Leaders from various faith groups around the world on Tuesday pledged to prioritize and strengthen their response to HIV and to end the stigma associated with the pandemic.
"As religious leaders we have to be just and honest and address the fact that a vast majority of those among us affected by HIV and AIDS belong to a faith community," said the Rev. Dr Olav Fykse Tveit, general secretary of the World Council of Churches. "We have to provide leadership to uphold the inherent human dignity of all."
Tveit and representatives of some 40 religions just came out of the first-ever religious summit of high level leaders on the HIV response. The March 22-23 event took place in the Netherlands where participants – including Baha'í, Buddhist, Christian, Hindu, Jewish, Muslim and Sikh leaders – signed a personal commitment to action, vowing to "be clear in my words and actions that stigma and discrimination towards people living with or affected by HIV is unacceptable," according to The Associated Press.
The participating leaders acknowledged during the summit that stigma and discrimination are perpetuated in both religious communities and society at large.
"Our focus was ending stigma and discrimination for those who are HIV positive and who have AIDS," the Rev. Mark S. Hanson, presiding bishop of the Evangelical Lutheran Church in America, told the ELCA News Service. "We recognized that religious communities have been part of that."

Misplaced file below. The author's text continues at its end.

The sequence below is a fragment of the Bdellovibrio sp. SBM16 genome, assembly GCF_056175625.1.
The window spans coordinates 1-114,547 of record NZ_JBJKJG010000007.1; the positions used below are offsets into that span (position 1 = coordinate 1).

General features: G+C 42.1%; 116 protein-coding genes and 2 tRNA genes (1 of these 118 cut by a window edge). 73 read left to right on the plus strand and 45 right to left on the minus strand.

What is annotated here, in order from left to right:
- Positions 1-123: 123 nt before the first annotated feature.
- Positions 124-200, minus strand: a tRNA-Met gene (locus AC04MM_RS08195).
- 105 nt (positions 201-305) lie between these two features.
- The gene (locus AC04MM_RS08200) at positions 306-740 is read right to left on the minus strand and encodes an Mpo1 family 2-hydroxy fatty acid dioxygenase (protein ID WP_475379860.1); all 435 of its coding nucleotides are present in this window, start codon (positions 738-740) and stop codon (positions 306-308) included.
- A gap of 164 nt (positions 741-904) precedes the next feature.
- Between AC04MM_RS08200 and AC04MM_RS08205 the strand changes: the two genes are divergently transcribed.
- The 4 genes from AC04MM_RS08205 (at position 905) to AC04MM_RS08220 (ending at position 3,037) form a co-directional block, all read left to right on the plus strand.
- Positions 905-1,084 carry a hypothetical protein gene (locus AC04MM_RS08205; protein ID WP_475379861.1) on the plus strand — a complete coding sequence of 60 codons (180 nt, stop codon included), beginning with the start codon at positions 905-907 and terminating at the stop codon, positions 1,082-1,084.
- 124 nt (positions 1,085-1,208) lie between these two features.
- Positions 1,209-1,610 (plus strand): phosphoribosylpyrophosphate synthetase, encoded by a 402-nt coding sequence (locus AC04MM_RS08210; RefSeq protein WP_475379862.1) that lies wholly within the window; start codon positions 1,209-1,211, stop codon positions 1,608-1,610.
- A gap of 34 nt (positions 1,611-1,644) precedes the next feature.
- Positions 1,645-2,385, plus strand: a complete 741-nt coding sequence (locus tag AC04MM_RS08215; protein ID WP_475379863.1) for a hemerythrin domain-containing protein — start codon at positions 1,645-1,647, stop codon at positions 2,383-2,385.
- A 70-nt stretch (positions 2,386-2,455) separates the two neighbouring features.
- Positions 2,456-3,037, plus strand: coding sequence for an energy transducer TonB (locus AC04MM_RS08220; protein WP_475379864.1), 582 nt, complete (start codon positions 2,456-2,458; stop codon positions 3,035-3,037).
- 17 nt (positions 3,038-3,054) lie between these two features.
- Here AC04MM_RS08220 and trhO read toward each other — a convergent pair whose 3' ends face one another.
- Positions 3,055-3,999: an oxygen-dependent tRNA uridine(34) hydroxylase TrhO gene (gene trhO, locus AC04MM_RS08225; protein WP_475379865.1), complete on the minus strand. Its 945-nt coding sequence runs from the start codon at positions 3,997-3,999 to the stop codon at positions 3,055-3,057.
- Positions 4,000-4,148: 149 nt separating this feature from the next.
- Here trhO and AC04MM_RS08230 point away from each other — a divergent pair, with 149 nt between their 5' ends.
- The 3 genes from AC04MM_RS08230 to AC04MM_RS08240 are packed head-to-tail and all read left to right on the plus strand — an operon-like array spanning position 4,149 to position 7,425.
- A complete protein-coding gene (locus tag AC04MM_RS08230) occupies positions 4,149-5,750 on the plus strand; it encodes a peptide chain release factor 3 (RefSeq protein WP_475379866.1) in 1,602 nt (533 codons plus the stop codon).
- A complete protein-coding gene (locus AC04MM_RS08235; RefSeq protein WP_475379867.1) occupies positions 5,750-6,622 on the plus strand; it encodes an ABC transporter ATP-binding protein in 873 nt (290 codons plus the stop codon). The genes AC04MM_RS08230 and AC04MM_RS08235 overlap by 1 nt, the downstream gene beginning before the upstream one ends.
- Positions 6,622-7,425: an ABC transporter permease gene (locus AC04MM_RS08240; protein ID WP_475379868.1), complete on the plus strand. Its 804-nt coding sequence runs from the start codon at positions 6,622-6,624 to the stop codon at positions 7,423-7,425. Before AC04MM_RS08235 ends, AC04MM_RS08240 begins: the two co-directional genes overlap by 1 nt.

Religious leadership needs to be held accountable, Hanson noted, in order to be able to hold the governments accountable.
Summit participants wrote in a statement, "With remorse we regret that those living with HIV have at times been at the receiving end of judgment, rejection ... We need to make greater efforts to ensure that all people living with HIV find a welcome within faith communities."
AIDS, they stressed, is not a sin but an illness.
In addition to discussing stigma, the diverse group of religious leaders also explored opportunities to promote universal access to HIV prevention, treatment, care and support in their communities.
"As I travel the world, I see increasing evidence of social injustice. Social injustice only serves to increase the vulnerability of the vulnerable and push them farther out of reach of HIV services," said UNAIDS Executive Director Michel Sidibe.
"Nothing," he said, "would be more noble than a world with no more babies born with HIV."
The group called for "a massive social mobilization" to support services for women to eliminate the transmission of HIV from mother to child.
Sidibe is convinced that religious leaders can play a vital role in the AIDS response.
"By promoting community solidarity they can prevent new HIV infections and ensure that people living with HIV are treated with dignity and respect," he stated.
The Summit was organized by the Ecumenical Advocacy Alliance and Cordaid, with support from the Dutch Ministry of Foreign Affairs, UNAIDS, International Network of Religious Leaders Living with or Personally Affected by HIV or AIDS, the World AIDS Campaign and the European Council of Religious Leaders.
According to UNAIDS, 33.4 million people were living with HIV in 2008, more than 20 percent higher than the number in 2000. That year, 2.7 million were newly infected and 2 million died of it.